Most of us don’t want to do a bad job and we have truly good intentions. But sometimes it helps to take a step back.
If you’re doing any of these seven things…… no beating yourself up.
But maybe time to make a few changes?
As always, a journey of 1000 miles starts with one step..
I always say the simple things can be the most powerful.
Why make life complicated? Especially now.
You can do these three things anyplace, anywhere, anytime.
No rocket science required.
One - Understand human behaviour
We dedicate a fair amount of time to understanding our customers, clients or service-users and their needs.
But what about our colleagues?
You don’t need to be a behavioural psychologist but you do need to understand how people behave if they’re in ‘survival mode’
If they’re feeling threatened, fearful or overwhelmed they’ll be operating in ‘fight, flight or freeze’ mode with elevated levels of cortisol and adrenaline.
This may show up as procrastination or avoidance; extreme perfectionism, over-working or disengagement - or aggression; tearfulness or invisibility.
These are often ‘coping’ mechanisms that our reptilian brain is telling us will ‘keep us safe’.
What you can do
Last week I wrote about the very real fear of ‘saying it as it is’.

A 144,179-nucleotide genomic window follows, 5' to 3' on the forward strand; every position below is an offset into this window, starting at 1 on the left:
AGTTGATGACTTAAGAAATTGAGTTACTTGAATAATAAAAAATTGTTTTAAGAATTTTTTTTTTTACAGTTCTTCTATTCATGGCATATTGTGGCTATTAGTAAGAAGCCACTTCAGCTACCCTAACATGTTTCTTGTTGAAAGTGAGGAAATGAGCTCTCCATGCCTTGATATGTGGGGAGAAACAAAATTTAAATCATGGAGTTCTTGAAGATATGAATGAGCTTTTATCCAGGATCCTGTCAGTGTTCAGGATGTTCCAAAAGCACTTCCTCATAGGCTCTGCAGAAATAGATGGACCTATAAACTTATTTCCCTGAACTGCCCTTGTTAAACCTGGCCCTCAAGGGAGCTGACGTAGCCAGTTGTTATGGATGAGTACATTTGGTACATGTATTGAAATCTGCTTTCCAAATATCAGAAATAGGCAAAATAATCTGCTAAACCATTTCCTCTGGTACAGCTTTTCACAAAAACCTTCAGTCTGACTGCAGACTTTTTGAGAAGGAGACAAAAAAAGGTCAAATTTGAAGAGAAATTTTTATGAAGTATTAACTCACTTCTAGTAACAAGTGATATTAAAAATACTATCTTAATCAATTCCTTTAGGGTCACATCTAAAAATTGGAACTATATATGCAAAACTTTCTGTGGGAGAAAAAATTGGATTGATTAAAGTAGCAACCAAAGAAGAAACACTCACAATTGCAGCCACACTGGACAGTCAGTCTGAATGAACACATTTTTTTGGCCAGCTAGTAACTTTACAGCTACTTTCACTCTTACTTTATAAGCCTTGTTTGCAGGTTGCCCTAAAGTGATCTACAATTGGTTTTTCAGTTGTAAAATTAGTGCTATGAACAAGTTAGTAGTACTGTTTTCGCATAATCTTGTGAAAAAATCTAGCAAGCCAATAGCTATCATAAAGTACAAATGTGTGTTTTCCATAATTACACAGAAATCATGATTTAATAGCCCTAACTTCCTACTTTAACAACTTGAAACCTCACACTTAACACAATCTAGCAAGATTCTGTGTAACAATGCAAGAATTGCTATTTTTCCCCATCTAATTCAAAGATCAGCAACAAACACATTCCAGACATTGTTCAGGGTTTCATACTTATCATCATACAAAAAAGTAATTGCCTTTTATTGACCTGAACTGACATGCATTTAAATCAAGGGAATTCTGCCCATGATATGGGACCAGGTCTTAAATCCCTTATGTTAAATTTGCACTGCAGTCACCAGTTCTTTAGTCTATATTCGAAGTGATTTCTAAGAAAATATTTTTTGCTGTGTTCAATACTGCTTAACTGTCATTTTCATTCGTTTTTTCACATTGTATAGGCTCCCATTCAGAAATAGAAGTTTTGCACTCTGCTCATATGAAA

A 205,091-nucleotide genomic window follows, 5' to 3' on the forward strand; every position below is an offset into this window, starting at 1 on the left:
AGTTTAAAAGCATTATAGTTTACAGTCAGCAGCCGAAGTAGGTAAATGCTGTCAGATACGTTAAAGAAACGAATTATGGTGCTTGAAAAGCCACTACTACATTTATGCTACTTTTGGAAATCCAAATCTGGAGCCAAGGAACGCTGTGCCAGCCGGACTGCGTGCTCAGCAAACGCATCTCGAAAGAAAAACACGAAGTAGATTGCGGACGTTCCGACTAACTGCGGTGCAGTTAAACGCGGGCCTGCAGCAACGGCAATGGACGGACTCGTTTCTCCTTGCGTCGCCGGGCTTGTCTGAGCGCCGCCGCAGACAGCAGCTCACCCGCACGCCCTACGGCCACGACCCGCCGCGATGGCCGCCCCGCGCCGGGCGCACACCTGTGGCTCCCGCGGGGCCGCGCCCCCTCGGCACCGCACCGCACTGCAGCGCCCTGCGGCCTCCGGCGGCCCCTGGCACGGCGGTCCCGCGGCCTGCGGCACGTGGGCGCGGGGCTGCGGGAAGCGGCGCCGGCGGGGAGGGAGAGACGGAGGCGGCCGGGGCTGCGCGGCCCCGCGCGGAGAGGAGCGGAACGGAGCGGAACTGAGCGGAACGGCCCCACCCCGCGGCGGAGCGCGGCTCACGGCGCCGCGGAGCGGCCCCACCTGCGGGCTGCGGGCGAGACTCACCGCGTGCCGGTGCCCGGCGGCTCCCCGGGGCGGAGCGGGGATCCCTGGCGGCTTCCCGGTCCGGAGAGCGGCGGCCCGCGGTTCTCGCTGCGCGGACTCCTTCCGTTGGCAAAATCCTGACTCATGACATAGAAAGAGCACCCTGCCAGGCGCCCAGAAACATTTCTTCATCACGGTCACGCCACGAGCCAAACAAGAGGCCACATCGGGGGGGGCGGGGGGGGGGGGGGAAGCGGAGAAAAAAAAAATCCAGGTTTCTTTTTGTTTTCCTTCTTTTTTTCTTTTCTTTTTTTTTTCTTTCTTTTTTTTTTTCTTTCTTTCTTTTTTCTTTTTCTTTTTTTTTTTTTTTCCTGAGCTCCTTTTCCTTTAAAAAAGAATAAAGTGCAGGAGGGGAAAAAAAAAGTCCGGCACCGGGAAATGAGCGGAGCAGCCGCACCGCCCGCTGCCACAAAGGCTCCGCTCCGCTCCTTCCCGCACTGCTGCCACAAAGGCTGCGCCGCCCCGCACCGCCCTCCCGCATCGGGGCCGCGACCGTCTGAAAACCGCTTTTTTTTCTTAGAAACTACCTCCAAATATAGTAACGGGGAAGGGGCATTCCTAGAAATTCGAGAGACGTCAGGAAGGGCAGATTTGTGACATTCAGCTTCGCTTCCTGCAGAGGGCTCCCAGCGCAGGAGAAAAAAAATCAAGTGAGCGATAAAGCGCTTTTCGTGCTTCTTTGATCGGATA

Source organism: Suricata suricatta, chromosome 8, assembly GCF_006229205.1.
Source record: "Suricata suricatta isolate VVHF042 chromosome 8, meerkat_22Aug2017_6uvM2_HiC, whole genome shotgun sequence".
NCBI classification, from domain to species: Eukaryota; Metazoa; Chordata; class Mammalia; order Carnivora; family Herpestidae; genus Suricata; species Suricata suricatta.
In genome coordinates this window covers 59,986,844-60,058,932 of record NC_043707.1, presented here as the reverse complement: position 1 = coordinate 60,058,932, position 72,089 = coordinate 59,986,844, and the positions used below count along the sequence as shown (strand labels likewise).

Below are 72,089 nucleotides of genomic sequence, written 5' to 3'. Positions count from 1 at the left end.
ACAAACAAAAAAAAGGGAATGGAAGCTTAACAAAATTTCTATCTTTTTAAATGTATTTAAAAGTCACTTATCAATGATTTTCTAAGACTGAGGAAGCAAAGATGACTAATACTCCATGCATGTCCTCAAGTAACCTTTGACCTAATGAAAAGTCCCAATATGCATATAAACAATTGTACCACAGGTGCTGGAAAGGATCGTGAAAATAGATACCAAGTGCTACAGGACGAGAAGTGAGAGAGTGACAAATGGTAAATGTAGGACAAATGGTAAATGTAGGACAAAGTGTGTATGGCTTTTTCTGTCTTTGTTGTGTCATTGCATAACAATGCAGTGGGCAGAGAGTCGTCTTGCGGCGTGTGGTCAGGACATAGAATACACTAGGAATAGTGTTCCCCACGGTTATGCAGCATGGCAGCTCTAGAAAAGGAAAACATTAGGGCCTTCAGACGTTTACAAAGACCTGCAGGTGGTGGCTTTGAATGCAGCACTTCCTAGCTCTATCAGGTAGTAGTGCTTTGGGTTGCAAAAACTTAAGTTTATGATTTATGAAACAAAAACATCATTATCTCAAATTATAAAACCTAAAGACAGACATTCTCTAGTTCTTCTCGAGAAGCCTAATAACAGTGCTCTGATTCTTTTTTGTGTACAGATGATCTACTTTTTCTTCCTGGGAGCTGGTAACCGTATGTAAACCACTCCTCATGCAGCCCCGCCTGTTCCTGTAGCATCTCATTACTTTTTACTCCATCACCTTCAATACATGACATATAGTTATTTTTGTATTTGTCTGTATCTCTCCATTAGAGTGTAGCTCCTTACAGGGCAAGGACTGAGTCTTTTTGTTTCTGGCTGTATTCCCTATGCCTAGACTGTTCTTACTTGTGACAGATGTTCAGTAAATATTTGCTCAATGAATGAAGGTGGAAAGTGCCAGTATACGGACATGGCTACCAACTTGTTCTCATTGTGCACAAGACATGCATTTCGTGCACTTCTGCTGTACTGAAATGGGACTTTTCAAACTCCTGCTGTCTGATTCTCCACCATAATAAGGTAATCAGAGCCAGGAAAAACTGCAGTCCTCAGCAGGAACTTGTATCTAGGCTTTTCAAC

I had my biggest number of responses EVER!
In honesty, I’m not surprised – my Facebook Group members (nearly 1200 now) say this is one of their biggest challenges too.
‘I know I’m a people pleaser’, you said.
‘My manager tells me I’m too soft’
‘I don’t know how to raise this issue’
‘My team want me to sort it but I don’t know where to start’
‘I dread the tears’
‘I know she’ll get aggressive and deny it’
‘Is it a British thing?’ someone asked me?
(I work internationally and would answer ‘no, not necessarily!’ to that question.)
So many of us struggle to work with the tough stuff.
The good news is, I can help you with ALL of this.
If you’d like to get this sorted once and for all then get in touch.
There are a variety of ways I can help which work with your budget and...
Sorry if that sounds rude but one of the mistakes we sometimes make when going into a conversation is to think we should have all the answers – slick, smart, clever answers.
Because, as a leader or manager that’s what you’re paid to do, right?
The best managers I know have mastered the art of asking great questions (and listening REALLY well) in order to get to the best answers.
And let me be clear. This is NOT a set of questions that you can learn by rote and pull out randomly. Oh no.
Now, there are some great questions that can serve many purposes because it’s always good to have a starting point. But we can do so much more than that if we want to get to mastery.
My wonderful coach mentor recently described a really great question as ‘one you would only ever use once’.
Because it only means something to that particular person. You’re using their words as part of your question.
That is really powerful.
It means really listening to...